Although the show was supposed to depict an unconventional family, it soon fell back on sitcom tropes, with mother Anne – played by Laverne and Shirley’s Cindy Williams – interfering in the lives of her three children (Josh Williams played third child Simon, Frank’s other children Ahmet and Diva presumably unwilling to be involved). The cast was completed by Bess Myer as Tess’s best friend Prima, and Jim Staahl as Dr Bob, with a guest appearance from a young Leah Remini.

Normal Life, 1990

Creator Ian Gurvitz was a young up and comer expected to do great things after cutting his teeth on The Wonder Years, but Normal Life fell flat, failing to take advantage of the show’s major selling point, the extraordinary life of Frank Zappa, a man who had a statue erected in his honour in Lithuania, a country he never visited, and who had recently been given the job of Czechoslovakia’s “Special Ambassador to the West on Trade, Culture and Tourism” by the country’s first post-Communist leader, Vaclav Havel.

In turning musician Zappa into writer Howard, and then sidelining him to present the travails of a family which didn’t turn out to be so different to many others featured on similar shows, the show failed to find an audience and there was never a chance of a second season. Gurvitz created two other shows that failed to find much traction before finding success as executive producer on Ted Danson vehicle Becker, but his best value is probably to be found in his book Hello, Lied the Agent, a story of his time in TV development hell.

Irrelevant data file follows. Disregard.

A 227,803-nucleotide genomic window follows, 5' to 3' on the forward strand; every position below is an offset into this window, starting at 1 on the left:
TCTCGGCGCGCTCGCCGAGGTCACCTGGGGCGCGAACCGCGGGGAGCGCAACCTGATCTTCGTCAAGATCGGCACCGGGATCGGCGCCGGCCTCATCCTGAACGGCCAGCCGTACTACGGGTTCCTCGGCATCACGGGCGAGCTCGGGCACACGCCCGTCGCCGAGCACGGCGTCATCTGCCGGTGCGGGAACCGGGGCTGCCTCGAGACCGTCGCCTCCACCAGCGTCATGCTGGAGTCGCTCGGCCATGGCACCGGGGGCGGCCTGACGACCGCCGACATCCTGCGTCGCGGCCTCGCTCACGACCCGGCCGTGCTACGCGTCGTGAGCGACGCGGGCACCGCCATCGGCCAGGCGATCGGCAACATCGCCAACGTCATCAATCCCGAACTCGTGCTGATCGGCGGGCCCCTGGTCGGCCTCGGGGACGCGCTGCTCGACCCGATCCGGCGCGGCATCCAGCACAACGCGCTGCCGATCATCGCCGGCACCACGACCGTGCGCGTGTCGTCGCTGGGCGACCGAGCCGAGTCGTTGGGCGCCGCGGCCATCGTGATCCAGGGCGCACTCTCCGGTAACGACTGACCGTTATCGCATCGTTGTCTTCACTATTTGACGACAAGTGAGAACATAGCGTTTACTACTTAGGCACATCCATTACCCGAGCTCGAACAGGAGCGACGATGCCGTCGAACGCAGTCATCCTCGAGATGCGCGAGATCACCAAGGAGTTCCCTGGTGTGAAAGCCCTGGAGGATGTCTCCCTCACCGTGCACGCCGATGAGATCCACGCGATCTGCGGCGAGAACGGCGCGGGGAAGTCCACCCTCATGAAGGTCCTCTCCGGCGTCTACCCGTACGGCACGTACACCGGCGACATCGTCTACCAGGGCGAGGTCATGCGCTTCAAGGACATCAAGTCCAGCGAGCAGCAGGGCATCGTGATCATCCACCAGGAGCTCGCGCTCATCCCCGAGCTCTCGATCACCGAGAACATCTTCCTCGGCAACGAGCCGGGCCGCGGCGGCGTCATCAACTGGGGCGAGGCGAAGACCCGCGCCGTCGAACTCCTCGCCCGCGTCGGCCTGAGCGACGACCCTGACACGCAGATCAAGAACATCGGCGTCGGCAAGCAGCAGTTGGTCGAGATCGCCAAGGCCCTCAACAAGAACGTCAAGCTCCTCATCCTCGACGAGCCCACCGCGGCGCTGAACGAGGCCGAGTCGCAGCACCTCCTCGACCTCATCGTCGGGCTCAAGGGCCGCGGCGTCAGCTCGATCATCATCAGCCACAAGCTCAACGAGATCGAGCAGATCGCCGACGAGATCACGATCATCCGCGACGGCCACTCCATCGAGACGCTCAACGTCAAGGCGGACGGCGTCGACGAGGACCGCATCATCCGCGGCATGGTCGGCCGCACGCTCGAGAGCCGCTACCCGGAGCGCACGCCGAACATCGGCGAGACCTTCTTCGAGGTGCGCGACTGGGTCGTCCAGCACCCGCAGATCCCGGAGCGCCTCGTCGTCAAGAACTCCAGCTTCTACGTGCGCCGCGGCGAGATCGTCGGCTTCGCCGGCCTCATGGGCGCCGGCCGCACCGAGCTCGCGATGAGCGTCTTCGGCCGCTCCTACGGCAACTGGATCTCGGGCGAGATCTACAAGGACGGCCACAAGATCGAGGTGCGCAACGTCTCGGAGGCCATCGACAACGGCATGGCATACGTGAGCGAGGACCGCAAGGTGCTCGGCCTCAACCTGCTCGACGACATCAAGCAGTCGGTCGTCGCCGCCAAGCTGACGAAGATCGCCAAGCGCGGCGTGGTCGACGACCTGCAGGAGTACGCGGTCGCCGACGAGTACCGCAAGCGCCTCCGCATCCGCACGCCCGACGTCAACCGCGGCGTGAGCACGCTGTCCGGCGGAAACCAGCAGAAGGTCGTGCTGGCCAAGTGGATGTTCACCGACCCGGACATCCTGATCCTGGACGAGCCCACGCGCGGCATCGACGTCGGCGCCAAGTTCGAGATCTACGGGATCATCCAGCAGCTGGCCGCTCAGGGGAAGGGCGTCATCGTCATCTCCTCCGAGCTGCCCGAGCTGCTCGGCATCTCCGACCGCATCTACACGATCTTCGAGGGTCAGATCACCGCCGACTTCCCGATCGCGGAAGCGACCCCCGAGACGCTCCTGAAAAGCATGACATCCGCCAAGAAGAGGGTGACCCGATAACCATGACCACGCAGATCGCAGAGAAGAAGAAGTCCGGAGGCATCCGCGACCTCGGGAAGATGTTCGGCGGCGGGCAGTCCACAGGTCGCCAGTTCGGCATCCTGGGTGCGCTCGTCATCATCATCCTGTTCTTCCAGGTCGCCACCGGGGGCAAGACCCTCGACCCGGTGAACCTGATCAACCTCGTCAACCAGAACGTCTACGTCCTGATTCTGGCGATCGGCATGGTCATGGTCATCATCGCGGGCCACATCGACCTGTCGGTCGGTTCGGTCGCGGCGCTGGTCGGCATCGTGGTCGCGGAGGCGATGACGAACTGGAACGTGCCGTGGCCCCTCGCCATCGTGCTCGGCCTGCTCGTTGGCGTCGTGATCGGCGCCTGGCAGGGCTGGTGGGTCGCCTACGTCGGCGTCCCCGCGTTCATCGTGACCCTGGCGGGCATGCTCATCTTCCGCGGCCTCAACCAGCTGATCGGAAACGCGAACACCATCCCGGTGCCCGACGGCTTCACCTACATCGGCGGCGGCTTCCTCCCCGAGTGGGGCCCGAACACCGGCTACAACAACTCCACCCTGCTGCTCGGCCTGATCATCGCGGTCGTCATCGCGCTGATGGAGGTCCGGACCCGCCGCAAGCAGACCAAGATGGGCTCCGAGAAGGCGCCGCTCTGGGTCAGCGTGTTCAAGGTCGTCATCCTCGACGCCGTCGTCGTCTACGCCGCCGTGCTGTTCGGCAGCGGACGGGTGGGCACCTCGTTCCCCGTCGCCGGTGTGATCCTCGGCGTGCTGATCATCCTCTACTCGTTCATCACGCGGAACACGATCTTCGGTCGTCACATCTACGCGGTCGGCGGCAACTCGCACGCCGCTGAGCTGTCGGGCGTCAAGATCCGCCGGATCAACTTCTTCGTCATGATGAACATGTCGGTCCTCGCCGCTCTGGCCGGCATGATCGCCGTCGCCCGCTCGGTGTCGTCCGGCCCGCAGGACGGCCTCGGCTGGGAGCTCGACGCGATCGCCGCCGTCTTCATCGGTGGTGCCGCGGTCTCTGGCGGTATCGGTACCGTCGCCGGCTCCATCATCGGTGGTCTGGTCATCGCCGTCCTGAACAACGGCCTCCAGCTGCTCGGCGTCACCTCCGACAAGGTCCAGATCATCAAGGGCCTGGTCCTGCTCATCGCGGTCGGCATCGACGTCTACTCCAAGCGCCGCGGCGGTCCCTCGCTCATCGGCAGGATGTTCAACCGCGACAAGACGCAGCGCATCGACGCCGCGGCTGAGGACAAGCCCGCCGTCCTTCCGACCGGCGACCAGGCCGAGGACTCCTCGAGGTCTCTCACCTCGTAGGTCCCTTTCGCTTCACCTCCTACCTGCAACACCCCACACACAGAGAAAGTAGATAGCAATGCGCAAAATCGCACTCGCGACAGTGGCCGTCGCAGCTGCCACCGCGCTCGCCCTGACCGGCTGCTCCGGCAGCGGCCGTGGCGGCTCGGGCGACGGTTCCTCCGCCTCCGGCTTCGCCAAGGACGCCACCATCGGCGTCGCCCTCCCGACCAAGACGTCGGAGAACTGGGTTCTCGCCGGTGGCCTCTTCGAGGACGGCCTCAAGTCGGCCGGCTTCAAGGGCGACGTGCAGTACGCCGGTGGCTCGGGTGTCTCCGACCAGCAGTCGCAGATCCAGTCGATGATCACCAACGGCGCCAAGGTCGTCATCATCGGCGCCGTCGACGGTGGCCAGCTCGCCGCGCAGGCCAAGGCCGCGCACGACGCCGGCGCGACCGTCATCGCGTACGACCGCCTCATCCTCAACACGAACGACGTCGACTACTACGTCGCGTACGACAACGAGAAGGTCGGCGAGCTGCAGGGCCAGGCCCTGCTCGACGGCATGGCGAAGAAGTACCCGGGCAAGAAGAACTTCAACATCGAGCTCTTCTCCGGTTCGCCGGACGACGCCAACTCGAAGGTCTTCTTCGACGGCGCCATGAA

Nasty Boys (NBC): Originally a TV movie from the pen of journalist and Hill Street Blues scripter David Black, Nasty Boys told the story of the real-life narcotics division of the North Las Vegas police, who had come to public attention with their unorthodox methods and brutal raids. The Nasty Boys name was given to them by Las Vegas criminals, and they took to it with aplomb, even producing rap songs under that name to try and prevent teens from falling prey to the temptations of drugs.

Dick Wolf – a writer-producer with Masquerade, Hill Street Blues, and Miami Vice on his résumé – brought the film to full series, landing a Friday night slot that had already been vacated by two failed cop shows, Hardball and True Blue. NLVPD officers Larry Bradley and Jimmy Jackson – the men responsible for the rapping – provided stories for the production crew to develop into scripts, and the show opened with the death of the captain from the TV movie having been murdered, the future of the department uncertain without him.